lauren wasser

Editor’s Note: This interview contains some graphic medical details. 

“There’s no reason that, medically, I should be alive. My stack of papers is like, ‘This girl should be dead.'”

Lauren Wasser felt off. She was also on her period, something that most women can relate to as causing that general sense of being in the wrong body — the monthly mind game of: Did I just gain weight overnight? Is my heart fluttering abnormally fast? Do I need to switch face washes… again?

In other words, Lauren didn’t think twice about her flu-like symptoms and the need to change her tampon; surely, the two were unrelated. It would only be a matter of time, however, before she would end up in a medically-induced coma, being pumped with 80 lbs of fluid and given a 1% chance of survival. Diagnosis? Toxic Shock Syndrome (TSS).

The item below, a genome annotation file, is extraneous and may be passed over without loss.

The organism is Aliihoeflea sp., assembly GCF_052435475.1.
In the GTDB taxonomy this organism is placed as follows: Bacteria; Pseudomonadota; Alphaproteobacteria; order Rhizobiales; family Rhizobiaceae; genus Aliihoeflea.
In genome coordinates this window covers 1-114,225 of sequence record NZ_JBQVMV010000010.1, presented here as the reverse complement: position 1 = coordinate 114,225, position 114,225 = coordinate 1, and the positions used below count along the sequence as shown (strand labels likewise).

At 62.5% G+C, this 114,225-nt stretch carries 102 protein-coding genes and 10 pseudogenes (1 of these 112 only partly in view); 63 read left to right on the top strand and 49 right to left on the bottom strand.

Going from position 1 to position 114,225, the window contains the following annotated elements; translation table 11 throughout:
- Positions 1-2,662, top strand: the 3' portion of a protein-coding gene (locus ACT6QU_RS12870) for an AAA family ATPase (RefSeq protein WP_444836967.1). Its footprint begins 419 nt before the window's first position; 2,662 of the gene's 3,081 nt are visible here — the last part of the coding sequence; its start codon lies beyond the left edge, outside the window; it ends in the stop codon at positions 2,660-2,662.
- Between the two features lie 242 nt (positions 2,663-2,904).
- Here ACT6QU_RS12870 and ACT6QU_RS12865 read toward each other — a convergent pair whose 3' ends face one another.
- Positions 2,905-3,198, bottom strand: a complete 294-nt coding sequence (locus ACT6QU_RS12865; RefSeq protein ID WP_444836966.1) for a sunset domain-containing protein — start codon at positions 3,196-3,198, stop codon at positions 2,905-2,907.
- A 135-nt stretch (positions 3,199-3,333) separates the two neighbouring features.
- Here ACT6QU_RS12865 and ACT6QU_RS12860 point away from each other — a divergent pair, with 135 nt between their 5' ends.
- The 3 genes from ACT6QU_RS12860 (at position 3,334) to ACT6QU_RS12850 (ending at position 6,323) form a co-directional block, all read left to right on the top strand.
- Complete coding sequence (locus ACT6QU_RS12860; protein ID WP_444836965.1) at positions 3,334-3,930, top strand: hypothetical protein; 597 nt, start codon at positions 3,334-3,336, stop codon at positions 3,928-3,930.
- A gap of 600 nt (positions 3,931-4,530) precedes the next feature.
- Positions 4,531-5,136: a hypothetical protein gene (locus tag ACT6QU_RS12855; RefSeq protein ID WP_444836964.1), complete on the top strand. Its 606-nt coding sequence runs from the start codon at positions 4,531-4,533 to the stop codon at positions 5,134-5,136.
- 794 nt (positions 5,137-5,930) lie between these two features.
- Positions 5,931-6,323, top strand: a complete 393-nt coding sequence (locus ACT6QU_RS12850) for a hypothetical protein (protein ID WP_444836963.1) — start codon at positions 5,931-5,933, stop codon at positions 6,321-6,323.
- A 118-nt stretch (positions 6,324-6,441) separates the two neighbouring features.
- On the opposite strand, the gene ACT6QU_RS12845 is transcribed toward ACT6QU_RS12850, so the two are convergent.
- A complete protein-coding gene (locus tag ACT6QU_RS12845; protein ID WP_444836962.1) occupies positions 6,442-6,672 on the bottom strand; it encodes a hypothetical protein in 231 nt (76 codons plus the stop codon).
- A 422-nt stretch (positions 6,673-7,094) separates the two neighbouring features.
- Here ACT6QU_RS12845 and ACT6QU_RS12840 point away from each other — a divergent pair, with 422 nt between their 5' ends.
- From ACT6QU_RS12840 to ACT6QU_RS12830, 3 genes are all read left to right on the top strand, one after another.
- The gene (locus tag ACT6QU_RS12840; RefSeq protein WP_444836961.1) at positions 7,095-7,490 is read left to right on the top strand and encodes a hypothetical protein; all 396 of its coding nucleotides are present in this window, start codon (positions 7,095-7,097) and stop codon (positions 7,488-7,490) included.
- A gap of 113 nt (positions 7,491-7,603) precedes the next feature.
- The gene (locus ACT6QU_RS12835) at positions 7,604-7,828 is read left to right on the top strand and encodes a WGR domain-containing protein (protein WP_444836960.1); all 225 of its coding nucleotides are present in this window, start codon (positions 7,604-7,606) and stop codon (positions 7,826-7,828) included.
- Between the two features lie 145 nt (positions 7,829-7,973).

Caused by an overgrowth of Staphylococcus aureus, the normally harmless bacteria ever present in the vagina, TSS occurs when Staph finds a favorable condition in which to overpopulate, thereby releasing toxins into the bloodstream through microscopic vaginal tears.

Saturated, polyester-based tampons are one such favorable environment, and it’s thought that the sliding and/or removing of a tampon can create these tears after drying out vaginal lining. Once toxins are in the bloodstream, it’s a rapid, downward progression as the body tries to fight off infection. If not caught early, TSS can be fatal due to hypotensive shock and resulting systemic organ failure.

tss survivor

Thankfully, Lauren is counted as one of the lucky ones — even though she lost her right leg in the process and, as of next month, will need to undergo a second amputation of her left leg as well. Going from healthy, active young woman with a thriving modeling career to sudden amputee (as a result of normal tampon use) was understandably difficult. But as you’ll read below, Lauren’s refused to let her experience have the final say over her spirit.